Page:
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  #144  
Old 18 November 2017, 09:20 PM
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Fascinating thanks! From the article:
Quote:
For us, it might seem the height of absurdity for a dance teacher to say, “Now raise your north hand and move your south leg eastward.” But the joke would be lost on some: the Canadian-American musicologist Colin McPhee, who spent several years on Bali in the 1930s, recalls a young boy who showed great talent for dancing. As there was no instructor in the child’s village, McPhee arranged for him to stay with a teacher in a different village. But when he came to check on the boy’s progress after a few days, he found the boy dejected and the teacher exasperated. It was impossible to teach the boy anything, because he simply did not understand any of the instructions. When told to take “three steps east” or “bend southwest,” he didn’t know what to do. The boy would not have had the least trouble with these directions in his own village, but because the landscape in the new village was entirely unfamiliar, he became disoriented and confused. Why didn’t the teacher use different instructions? He would probably have replied that saying “take three steps forward” or “bend backward” would be the height of absurdity.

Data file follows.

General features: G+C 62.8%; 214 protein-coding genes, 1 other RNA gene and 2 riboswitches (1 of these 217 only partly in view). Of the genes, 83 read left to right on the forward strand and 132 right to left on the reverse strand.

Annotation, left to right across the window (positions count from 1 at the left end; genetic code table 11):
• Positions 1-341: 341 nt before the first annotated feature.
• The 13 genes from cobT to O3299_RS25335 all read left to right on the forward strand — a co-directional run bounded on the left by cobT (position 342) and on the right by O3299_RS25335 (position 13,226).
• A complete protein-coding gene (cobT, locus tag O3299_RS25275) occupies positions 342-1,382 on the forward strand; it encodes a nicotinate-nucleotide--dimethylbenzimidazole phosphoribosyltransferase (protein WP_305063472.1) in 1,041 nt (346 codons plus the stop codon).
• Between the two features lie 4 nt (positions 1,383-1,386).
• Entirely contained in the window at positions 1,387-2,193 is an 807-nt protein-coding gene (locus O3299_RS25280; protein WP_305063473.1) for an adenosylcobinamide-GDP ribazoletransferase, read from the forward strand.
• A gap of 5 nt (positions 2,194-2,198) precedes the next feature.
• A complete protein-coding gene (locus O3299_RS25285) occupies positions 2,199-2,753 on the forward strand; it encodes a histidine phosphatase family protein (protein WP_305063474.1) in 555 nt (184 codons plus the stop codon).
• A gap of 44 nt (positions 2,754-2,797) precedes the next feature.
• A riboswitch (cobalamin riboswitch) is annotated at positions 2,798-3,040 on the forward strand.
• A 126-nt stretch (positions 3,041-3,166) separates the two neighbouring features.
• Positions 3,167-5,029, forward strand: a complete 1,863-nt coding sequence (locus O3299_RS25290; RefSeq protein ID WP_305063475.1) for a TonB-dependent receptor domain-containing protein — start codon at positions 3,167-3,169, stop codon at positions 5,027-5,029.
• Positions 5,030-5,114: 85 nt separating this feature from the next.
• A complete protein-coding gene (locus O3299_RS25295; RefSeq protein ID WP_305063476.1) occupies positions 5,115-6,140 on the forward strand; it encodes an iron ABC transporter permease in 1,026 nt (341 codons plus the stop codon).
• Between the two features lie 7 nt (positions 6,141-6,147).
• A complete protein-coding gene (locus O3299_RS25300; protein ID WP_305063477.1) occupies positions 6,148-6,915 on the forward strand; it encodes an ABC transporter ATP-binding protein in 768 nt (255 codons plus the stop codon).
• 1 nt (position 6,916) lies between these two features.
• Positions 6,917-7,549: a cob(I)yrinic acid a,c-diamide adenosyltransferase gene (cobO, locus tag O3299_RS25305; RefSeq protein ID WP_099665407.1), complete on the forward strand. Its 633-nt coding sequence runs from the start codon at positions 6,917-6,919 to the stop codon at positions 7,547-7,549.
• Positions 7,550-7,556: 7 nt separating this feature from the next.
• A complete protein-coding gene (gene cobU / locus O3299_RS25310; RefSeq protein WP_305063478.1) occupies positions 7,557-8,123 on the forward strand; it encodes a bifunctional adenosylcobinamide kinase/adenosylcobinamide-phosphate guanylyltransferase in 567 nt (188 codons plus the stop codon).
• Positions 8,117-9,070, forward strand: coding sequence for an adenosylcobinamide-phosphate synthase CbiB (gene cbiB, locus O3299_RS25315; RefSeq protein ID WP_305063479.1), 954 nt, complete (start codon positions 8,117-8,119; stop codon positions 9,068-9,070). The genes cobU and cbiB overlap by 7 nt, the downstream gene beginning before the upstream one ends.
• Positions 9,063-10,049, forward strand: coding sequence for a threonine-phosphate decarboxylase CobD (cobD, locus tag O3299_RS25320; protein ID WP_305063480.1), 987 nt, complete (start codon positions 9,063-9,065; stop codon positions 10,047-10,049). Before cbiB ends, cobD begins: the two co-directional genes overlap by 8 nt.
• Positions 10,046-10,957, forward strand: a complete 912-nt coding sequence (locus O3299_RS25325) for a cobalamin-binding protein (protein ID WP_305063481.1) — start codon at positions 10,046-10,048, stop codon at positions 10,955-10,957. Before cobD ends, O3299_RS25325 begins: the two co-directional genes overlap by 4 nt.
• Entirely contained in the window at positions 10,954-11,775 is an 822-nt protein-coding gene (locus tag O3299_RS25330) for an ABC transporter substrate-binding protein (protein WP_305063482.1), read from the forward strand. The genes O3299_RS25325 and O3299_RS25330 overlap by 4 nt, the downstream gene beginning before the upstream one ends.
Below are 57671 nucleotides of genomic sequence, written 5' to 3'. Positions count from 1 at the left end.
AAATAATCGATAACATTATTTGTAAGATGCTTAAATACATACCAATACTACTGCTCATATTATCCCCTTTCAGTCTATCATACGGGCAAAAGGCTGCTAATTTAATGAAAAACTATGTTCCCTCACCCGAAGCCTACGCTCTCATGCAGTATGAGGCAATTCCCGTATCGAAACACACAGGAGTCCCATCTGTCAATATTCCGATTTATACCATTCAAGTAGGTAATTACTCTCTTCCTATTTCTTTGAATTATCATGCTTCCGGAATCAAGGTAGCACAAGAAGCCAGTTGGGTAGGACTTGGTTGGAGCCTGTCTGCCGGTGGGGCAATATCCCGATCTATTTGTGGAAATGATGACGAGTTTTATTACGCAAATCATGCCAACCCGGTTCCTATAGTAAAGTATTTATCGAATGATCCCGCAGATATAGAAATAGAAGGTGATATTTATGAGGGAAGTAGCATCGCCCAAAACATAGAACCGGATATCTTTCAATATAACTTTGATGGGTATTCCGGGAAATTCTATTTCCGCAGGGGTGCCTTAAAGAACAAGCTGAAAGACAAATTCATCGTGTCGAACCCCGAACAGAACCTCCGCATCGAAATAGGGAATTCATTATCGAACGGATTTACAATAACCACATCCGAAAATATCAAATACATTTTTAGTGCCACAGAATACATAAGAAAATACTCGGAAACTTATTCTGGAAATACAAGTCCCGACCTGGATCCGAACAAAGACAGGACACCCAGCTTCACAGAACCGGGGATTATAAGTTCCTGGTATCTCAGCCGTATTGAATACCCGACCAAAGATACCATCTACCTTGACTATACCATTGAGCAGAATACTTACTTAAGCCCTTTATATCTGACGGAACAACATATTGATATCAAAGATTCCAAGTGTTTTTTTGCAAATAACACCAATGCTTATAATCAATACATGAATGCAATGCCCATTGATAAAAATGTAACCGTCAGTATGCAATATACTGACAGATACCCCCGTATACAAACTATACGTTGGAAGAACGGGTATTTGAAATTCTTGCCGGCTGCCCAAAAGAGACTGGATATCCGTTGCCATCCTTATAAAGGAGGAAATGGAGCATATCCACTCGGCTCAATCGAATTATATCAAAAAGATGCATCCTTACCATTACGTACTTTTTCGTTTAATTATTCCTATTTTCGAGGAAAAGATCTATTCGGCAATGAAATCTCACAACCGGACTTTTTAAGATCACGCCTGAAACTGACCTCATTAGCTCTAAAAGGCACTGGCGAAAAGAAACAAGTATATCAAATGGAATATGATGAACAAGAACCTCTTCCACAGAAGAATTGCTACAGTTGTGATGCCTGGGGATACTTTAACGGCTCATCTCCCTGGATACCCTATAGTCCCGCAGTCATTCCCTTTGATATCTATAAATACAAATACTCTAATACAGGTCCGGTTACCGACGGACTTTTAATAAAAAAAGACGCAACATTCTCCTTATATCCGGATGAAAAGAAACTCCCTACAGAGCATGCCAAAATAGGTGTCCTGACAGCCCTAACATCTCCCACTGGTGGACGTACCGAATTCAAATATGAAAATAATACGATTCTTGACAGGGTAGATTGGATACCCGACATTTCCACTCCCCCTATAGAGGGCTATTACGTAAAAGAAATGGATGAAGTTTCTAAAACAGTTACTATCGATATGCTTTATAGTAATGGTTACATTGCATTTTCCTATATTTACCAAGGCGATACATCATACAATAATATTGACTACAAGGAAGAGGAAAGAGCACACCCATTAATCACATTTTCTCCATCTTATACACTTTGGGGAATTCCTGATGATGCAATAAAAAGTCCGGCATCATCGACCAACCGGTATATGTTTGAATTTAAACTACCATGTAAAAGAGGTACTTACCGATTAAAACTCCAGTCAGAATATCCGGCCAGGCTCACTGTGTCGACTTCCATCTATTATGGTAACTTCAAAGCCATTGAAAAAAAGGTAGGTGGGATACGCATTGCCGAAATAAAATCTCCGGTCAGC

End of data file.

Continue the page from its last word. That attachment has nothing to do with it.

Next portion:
This makes me even more inclined to think the lack of egocentric directions is a limitation, although I suppose it's more so in the modern world where few people spend their whole lives in one place.
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  #145  
Old 18 November 2017, 10:02 PM
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I suspect there are limitations also built into the egocentric directions, and that we have trouble seeing most of them.

That passage doesn't seem to match very well with this one:

Quote:
a speaker of Tzeltal from southern Mexico was blindfolded and spun around more than 20 times in a darkened house. Still blindfolded and dizzy, he pointed without hesitation at the geographic directions.
But it wasn't clear to me whether he was in his home village -- maybe many of the cues used aren't visual.